Gas and Oil exploration renaissance finally underway

 In Press Releases

By Dale Granger

Gas and Oil exploration renaissance finally underway

There are signs that Australian oil and gas exploration is starting to recover from the doldrums that have been the feature of recent years, a special background report by EnergyQuest Associated and exploration analyst David Upton has revealed.

Calendar 2019 has begun strongly with the success of offshore wells Corvus-2 and Dorado-2.


  • Offshore exploration and appraisal drilling is finally beginning to recover, with eight wells to be drilled in 2019, up from only five in 2018.
  • Activity is still well down compared to levels before the collapse in oil prices five years ago (i.e. eight wells in 2019 versus 30 in 2014).
  • Results for two of this year’s eight wells have been announced so far, with important successes at both (Corvus-2 and Dorado-2).

Other wells to be drilled in 2019 are:

  • Achernar-1 (Woodside on behalf of the NWS JV, spudded early May in WA-28-P but no result announced. If Achernar-1 is successful, Woodside has approval from NOPSEMA to drill up to two further exploration wells and three appraisal wells.)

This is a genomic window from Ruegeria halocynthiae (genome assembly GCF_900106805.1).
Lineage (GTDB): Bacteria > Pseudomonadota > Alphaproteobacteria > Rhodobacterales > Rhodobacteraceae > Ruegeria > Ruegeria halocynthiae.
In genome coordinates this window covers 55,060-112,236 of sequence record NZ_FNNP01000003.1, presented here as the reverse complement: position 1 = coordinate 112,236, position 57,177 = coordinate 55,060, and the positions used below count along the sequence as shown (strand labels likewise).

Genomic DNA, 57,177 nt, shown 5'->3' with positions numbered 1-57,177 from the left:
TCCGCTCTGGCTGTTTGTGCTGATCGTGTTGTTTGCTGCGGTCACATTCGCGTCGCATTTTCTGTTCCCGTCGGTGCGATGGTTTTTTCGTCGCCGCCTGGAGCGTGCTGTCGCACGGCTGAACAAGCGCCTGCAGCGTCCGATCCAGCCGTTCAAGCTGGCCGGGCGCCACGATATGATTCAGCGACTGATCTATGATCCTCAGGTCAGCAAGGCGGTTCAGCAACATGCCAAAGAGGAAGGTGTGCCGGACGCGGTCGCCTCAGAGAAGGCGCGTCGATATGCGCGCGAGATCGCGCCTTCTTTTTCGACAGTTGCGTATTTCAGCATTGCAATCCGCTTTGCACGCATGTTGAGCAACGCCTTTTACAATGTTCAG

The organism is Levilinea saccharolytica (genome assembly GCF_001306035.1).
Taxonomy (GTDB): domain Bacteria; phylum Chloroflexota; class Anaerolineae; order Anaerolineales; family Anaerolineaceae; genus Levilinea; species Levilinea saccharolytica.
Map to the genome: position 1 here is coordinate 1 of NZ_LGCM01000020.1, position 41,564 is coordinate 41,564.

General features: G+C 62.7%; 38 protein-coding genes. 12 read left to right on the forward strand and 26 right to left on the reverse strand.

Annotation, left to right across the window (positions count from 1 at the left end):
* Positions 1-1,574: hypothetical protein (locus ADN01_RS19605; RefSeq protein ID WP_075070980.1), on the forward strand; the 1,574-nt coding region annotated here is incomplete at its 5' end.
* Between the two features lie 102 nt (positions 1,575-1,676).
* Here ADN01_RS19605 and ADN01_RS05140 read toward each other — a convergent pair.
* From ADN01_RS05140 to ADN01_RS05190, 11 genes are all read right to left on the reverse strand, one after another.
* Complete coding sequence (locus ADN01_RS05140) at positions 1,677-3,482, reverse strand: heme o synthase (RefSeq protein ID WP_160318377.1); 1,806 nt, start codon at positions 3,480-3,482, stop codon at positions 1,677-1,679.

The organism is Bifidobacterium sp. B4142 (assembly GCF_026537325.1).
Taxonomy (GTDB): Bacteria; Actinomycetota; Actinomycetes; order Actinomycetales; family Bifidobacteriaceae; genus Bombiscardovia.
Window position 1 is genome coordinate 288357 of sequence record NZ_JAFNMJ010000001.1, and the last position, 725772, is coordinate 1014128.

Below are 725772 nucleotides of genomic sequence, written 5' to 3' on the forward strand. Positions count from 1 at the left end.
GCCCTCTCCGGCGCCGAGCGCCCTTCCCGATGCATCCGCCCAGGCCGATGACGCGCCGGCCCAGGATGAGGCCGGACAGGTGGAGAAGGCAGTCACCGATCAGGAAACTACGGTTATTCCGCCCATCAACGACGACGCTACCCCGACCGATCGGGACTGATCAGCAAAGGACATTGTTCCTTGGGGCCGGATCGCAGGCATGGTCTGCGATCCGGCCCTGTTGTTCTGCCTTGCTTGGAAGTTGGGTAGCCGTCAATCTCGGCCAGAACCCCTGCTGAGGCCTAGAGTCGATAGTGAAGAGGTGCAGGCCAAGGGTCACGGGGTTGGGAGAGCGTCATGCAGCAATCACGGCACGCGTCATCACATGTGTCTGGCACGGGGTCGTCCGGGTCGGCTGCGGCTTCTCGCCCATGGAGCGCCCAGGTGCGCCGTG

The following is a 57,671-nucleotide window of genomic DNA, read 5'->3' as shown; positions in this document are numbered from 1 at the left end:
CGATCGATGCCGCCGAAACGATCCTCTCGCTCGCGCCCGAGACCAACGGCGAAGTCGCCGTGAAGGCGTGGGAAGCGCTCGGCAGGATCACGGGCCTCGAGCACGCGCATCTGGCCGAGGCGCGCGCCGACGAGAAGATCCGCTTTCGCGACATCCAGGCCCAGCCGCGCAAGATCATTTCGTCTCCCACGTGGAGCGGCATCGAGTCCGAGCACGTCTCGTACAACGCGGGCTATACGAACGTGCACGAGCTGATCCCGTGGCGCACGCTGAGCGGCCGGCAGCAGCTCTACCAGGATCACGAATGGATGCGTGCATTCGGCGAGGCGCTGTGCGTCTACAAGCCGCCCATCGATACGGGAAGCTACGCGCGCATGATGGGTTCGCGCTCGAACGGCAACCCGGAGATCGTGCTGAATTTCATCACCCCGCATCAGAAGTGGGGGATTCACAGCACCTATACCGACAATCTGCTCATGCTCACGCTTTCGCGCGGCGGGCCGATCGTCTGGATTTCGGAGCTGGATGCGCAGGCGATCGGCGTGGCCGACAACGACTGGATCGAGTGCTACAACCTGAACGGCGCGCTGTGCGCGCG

• Roc South-1, Dorado-3 (Santos/Carnarvon Petroleum, drilling the first follow-up exploration well to the Dorado discovery and the second Dorado appraisal well)
  • Annie-1, Elanora-1 (Cooper Energy/Mitsui, drilling the first exploration wells at Casino-Henry since 2008)
  • Sculpin-1 (ExxonMobil, an ultra-deepwater exploration well in VIC/P70 in the Gippsland Basin)
  • The next offshore well to be drilled is Roc South-1 in the Bedout Sub-basin of the Roebuck Basin.
  • The Noble Tom Prosser jack-up rig has spudded Roc South-1, about 15 km northeast of the Dorado field, after recently completing the successful Dorado-2 appraisal well. The rig will return to drill Dorado-3 after Roc South-1.

Roc South has been chosen as the next exploration target because of its close proximity to Dorado, high chance of success and ease of development alongside Dorado. Santos’ junior partner at Dorado, Carnarvon Petroleum, has estimated a recoverable prospective resource at Roc South of 56 million barrels (MMbbl) (Pmean).

The biggest offshore well of 2019 will be ExxonMobil’s Sculpin-1 in ultra-deepwater in the Gippsland Basin. The well is one of the east coast’s biggest hopes for major new gas supply.